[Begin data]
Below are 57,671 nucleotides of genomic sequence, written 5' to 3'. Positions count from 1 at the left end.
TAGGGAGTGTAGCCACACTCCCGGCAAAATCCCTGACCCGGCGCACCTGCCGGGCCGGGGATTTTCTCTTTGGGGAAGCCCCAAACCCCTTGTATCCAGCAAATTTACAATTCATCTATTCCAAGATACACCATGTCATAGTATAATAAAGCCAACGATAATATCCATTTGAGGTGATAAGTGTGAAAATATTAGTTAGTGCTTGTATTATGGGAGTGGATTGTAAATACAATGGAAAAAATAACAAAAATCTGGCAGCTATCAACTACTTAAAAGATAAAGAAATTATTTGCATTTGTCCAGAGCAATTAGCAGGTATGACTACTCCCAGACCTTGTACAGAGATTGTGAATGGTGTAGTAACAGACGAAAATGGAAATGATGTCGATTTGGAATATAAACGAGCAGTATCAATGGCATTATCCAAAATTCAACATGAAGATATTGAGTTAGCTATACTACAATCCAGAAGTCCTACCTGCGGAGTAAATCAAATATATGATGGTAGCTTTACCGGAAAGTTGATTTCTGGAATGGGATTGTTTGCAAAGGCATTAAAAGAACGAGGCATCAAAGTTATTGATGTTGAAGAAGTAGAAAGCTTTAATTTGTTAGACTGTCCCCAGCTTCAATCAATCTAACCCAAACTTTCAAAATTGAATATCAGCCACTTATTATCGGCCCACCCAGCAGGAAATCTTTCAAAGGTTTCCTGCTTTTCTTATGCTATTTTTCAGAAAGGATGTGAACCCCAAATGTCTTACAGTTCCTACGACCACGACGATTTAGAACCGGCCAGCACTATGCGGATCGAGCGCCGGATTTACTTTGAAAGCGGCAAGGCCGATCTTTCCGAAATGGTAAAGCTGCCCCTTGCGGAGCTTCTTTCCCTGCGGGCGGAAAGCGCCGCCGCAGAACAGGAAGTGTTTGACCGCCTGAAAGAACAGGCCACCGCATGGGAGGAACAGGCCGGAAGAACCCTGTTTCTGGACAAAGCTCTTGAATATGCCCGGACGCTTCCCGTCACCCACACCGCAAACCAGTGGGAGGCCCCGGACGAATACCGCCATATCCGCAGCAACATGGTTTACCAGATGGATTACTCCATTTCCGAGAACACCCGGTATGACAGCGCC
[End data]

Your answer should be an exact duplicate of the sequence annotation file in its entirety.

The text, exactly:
Below are 57,671 nucleotides of genomic sequence, written 5' to 3'. Positions count from 1 at the left end.
TAGGGAGTGTAGCCACACTCCCGGCAAAATCCCTGACCCGGCGCACCTGCCGGGCCGGGGATTTTCTCTTTGGGGAAGCCCCAAACCCCTTGTATCCAGCAAATTTACAATTCATCTATTCCAAGATACACCATGTCATAGTATAATAAAGCCAACGATAATATCCATTTGAGGTGATAAGTGTGAAAATATTAGTTAGTGCTTGTATTATGGGAGTGGATTGTAAATACAATGGAAAAAATAACAAAAATCTGGCAGCTATCAACTACTTAAAAGATAAAGAAATTATTTGCATTTGTCCAGAGCAATTAGCAGGTATGACTACTCCCAGACCTTGTACAGAGATTGTGAATGGTGTAGTAACAGACGAAAATGGAAATGATGTCGATTTGGAATATAAACGAGCAGTATCAATGGCATTATCCAAAATTCAACATGAAGATATTGAGTTAGCTATACTACAATCCAGAAGTCCTACCTGCGGAGTAAATCAAATATATGATGGTAGCTTTACCGGAAAGTTGATTTCTGGAATGGGATTGTTTGCAAAGGCATTAAAAGAACGAGGCATCAAAGTTATTGATGTTGAAGAAGTAGAAAGCTTTAATTTGTTAGACTGTCCCCAGCTTCAATCAATCTAACCCAAACTTTCAAAATTGAATATCAGCCACTTATTATCGGCCCACCCAGCAGGAAATCTTTCAAAGGTTTCCTGCTTTTCTTATGCTATTTTTCAGAAAGGATGTGAACCCCAAATGTCTTACAGTTCCTACGACCACGACGATTTAGAACCGGCCAGCACTATGCGGATCGAGCGCCGGATTTACTTTGAAAGCGGCAAGGCCGATCTTTCCGAAATGGTAAAGCTGCCCCTTGCGGAGCTTCTTTCCCTGCGGGCGGAAAGCGCCGCCGCAGAACAGGAAGTGTTTGACCGCCTGAAAGAACAGGCCACCGCATGGGAGGAACAGGCCGGAAGAACCCTGTTTCTGGACAAAGCTCTTGAATATGCCCGGACGCTTCCCGTCACCCACACCGCAAACCAGTGGGAGGCCCCGGACGAATACCGCCATATCCGCAGCAACATGGTTTACCAGATGGATTACTCCATTTCCGAGAACACCCGGTATGACAGCGCC